By Joe Kannapell
Four roof truss innovators have changed our industry, from its beginning to the present day. Their names may be largely unknown now, but their work lives on and is worth assessing.
The most notable is A. Carroll Sanford, whose machines are still cranking out trusses (see my March 2020 article). Mr. Sanford was a South Florida architect who created the Sanford Gantry and Finish Roller, and literally gave birth to our industry. Although those machines have been vastly improved, they still dominate roof truss production. Ironically, though he possessed great patent protection, Mr. Sanford exited our business in the 1970s, making way for Bill McAlpine’s new company. He has long since passed away, but his legacy endures.
When a Sanford Gantry landed at Imperial Components, the union workers on the day shift rejected it. But it was quickly embraced by an enterprising young man on the night shift. When he produced a record number of trusses, the owner, Dave Chambers, told him, “if you can do that consistently, I’ll make you a rich man.” That man was Don Hershey and he took Dave’s challenge to heart, becoming a production icon. In the late 1970s, Don engaged a Chicago industrial engineer to develop labor metrics, and, in the 1980s, was the first to automate shop floor data collection. That engineer, John Houlihan, went on to boost production at dozens of truss plants across the country, and his methods remain effective today. Don went on to own the business, and became President of SBCA in 1992–93 and the 1995 Hall of Fame award winner.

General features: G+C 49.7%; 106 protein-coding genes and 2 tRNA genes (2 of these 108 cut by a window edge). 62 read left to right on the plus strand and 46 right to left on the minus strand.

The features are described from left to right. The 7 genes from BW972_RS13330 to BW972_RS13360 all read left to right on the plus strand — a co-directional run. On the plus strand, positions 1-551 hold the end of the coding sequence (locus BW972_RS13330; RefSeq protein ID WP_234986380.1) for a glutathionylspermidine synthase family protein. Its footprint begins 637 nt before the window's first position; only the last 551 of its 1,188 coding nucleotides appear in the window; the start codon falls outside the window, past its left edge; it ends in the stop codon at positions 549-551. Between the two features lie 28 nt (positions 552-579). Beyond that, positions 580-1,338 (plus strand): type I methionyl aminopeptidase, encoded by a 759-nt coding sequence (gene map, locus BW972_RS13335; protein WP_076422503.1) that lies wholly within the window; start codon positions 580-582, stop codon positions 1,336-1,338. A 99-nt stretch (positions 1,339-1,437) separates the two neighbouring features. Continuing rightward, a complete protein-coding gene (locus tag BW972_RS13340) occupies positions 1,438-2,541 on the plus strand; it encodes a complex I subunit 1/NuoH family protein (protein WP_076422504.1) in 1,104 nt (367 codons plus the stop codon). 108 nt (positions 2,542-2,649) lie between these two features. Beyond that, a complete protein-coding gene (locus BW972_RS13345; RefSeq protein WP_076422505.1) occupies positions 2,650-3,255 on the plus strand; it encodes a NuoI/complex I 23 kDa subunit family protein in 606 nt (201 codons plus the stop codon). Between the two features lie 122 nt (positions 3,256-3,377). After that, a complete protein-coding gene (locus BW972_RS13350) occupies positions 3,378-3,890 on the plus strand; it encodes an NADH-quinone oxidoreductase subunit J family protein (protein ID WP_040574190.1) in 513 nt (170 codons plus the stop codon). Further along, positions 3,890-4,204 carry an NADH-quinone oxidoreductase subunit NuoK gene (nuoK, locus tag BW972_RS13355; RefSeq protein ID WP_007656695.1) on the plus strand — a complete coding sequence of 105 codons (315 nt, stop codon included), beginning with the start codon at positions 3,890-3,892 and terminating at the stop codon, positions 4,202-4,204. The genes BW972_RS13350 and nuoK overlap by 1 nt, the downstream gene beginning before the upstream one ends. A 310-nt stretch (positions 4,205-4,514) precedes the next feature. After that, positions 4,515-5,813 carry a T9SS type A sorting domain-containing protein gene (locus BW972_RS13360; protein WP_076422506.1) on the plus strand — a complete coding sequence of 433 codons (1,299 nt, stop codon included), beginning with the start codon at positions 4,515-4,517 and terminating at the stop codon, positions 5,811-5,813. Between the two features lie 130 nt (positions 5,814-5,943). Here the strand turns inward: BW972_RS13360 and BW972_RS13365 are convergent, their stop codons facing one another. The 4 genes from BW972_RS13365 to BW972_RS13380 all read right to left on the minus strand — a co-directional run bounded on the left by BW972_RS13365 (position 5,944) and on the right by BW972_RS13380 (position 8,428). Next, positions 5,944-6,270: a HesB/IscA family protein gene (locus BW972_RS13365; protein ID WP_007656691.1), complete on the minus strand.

Lenny Sylk entered our business in 1960s and challenged every existing practice in the plant and office, including the Houlihan methodology. With an MBA from Columbia, he “suffered no fools” and optimized his South New Jersey plant like none other. He installed overhead cranes to unload trusses and a carwash-type chain-conveyor in the floor to move bundles of trusses out of the plant unattended. His legacy continues in Joe Hikel’s Shelter Systems business. Hall of Fame awards went to Lenny in 1990, Joe’s late Dad, Dwight Hikel, in 2011, and Joe Hikel in 2014.
Building on the work of Sanford, Hershey, and Sylk is Clyde Fredrickson, developer of the Wizard auto-jigging system. Though a generation removed from these pioneers, Clyde’s system optimized the performance of the Sanford (and its successor) gantries. And it has proven, so far, to be incredibly durable (see Part XI in this issue). The data it collects effectively automates what Don Hershey painstakingly collected by hand. And it enables the true job labor costing that Lenny Sylk strongly advocated.
There are many other roof truss wizards in our industry, but few with the entrepreneurial instincts of these individuals. Lenny Sylk left our industry in the 1990s and has since devoted much of his energy to philanthropy. Don Hershey passed away ten years ago, but his son, Ben, a consultant and 2009 President of SBCA, continues in his footsteps. Clyde Fredrickson continues inventing, now as part of MiTek Inc.
Authors note: my above assessments are based on observing Carroll Sanford, supplying Lenny Sylk, working for Don Hershey, and working with Clyde Fredrickson.